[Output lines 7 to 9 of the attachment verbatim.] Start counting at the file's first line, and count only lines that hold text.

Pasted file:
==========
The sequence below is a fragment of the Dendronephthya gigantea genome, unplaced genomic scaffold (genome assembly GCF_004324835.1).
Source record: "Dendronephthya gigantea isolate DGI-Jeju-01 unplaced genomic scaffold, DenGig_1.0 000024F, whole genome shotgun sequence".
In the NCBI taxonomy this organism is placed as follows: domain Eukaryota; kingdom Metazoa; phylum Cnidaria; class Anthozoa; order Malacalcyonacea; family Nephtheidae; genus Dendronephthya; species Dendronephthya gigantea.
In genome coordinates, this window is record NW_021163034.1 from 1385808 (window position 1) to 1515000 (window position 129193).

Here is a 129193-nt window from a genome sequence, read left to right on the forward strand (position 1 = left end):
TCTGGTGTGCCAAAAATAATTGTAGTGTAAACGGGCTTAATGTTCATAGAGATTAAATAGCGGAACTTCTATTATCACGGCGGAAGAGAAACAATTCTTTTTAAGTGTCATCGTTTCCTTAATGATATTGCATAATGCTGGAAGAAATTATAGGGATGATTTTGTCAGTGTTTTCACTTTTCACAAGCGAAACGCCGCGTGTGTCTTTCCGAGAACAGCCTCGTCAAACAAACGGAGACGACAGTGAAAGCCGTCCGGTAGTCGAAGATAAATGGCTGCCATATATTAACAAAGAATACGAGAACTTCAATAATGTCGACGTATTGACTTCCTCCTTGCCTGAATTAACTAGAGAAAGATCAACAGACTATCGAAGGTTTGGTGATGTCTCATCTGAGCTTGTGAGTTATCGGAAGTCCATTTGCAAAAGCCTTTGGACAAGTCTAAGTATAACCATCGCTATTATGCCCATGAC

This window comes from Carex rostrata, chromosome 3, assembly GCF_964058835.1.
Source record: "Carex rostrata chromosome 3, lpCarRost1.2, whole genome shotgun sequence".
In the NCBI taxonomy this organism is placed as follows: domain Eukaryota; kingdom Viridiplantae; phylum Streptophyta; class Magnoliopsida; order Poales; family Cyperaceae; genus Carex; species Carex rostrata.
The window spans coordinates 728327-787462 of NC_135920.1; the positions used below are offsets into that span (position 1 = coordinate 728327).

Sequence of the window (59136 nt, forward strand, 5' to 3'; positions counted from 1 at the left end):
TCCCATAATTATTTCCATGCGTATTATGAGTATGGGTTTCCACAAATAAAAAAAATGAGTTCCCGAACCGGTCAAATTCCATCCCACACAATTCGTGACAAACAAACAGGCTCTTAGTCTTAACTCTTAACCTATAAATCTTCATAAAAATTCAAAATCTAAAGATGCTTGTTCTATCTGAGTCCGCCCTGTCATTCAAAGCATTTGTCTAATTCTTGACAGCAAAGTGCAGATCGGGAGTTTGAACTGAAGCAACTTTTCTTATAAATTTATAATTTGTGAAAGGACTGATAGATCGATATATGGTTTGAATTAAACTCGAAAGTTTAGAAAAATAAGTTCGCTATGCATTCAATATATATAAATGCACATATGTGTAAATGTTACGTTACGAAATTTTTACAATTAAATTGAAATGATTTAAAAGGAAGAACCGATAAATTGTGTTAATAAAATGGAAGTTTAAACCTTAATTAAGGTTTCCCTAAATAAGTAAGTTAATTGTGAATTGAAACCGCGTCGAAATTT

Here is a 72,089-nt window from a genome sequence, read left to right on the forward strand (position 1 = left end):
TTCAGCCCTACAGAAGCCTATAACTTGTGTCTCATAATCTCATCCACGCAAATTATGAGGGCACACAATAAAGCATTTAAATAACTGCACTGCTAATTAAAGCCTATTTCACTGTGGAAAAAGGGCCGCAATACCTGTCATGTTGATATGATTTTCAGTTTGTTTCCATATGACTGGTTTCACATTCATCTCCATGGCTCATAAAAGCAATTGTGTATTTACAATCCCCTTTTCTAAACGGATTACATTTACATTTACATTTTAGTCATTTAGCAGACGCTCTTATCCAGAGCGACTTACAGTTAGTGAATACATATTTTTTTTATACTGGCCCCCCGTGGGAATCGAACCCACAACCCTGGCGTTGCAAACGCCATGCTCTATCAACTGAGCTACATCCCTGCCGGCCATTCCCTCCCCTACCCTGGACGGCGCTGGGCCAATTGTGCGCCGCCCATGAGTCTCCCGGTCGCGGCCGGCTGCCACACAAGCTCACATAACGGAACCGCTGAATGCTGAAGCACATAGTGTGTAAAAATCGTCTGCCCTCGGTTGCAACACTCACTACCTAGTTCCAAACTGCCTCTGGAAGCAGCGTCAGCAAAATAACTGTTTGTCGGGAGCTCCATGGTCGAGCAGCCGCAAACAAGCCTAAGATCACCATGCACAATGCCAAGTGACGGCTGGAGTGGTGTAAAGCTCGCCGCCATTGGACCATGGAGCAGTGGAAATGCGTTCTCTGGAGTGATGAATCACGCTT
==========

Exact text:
This window comes from Carex rostrata, chromosome 3, assembly GCF_964058835.1.
Source record: "Carex rostrata chromosome 3, lpCarRost1.2, whole genome shotgun sequence".
In the NCBI taxonomy this organism is placed as follows: domain Eukaryota; kingdom Viridiplantae; phylum Streptophyta; class Magnoliopsida; order Poales; family Cyperaceae; genus Carex; species Carex rostrata.